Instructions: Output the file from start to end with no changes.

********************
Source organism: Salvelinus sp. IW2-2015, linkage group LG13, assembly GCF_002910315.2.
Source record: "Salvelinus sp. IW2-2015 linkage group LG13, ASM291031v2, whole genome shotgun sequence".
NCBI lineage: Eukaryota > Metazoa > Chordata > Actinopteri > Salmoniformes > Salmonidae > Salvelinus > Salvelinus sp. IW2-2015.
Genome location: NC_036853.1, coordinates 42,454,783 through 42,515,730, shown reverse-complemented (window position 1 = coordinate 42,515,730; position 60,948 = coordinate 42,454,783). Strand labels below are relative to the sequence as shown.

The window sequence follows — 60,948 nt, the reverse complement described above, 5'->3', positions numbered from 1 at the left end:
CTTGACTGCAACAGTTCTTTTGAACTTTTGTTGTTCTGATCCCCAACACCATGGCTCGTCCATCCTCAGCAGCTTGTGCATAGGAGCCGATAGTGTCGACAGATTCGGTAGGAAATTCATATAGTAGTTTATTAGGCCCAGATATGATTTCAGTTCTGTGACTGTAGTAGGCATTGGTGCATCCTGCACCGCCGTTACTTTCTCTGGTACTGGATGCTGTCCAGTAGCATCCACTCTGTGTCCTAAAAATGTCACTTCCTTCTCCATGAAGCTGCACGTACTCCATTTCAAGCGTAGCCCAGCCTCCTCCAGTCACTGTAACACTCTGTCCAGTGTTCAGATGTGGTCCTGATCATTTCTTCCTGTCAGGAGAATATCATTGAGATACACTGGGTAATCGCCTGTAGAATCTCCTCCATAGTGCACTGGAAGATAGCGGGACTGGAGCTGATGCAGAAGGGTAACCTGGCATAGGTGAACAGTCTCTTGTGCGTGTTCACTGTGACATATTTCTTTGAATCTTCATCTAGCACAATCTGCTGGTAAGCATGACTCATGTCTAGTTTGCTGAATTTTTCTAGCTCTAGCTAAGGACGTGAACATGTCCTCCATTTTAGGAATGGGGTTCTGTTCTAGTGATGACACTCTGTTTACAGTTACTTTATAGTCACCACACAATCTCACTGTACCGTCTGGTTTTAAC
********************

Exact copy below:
Source organism: Salvelinus sp. IW2-2015, linkage group LG13, assembly GCF_002910315.2.
Source record: "Salvelinus sp. IW2-2015 linkage group LG13, ASM291031v2, whole genome shotgun sequence".
NCBI lineage: Eukaryota > Metazoa > Chordata > Actinopteri > Salmoniformes > Salmonidae > Salvelinus > Salvelinus sp. IW2-2015.
Genome location: NC_036853.1, coordinates 42,454,783 through 42,515,730, shown reverse-complemented (window position 1 = coordinate 42,515,730; position 60,948 = coordinate 42,454,783). Strand labels below are relative to the sequence as shown.

The window sequence follows — 60,948 nt, the reverse complement described above, 5'->3', positions numbered from 1 at the left end:
CTTGACTGCAACAGTTCTTTTGAACTTTTGTTGTTCTGATCCCCAACACCATGGCTCGTCCATCCTCAGCAGCTTGTGCATAGGAGCCGATAGTGTCGACAGATTCGGTAGGAAATTCATATAGTAGTTTATTAGGCCCAGATATGATTTCAGTTCTGTGACTGTAGTAGGCATTGGTGCATCCTGCACCGCCGTTACTTTCTCTGGTACTGGATGCTGTCCAGTAGCATCCACTCTGTGTCCTAAAAATGTCACTTCCTTCTCCATGAAGCTGCACGTACTCCATTTCAAGCGTAGCCCAGCCTCCTCCAGTCACTGTAACACTCTGTCCAGTGTTCAGATGTGGTCCTGATCATTTCTTCCTGTCAGGAGAATATCATTGAGATACACTGGGTAATCGCCTGTAGAATCTCCTCCATAGTGCACTGGAAGATAGCGGGACTGGAGCTGATGCAGAAGGGTAACCTGGCATAGGTGAACAGTCTCTTGTGCGTGTTCACTGTGACATATTTCTTTGAATCTTCATCTAGCACAATCTGCTGGTAAGCATGACTCATGTCTAGTTTGCTGAATTTTTCTAGCTCTAGCTAAGGACGTGAACATGTCCTCCATTTTAGGAATGGGGTTCTGTTCTAGTGATGACACTCTGTTTACAGTTACTTTATAGTCACCACACAATCTCACTGTACCGTCTGGTTTTAAC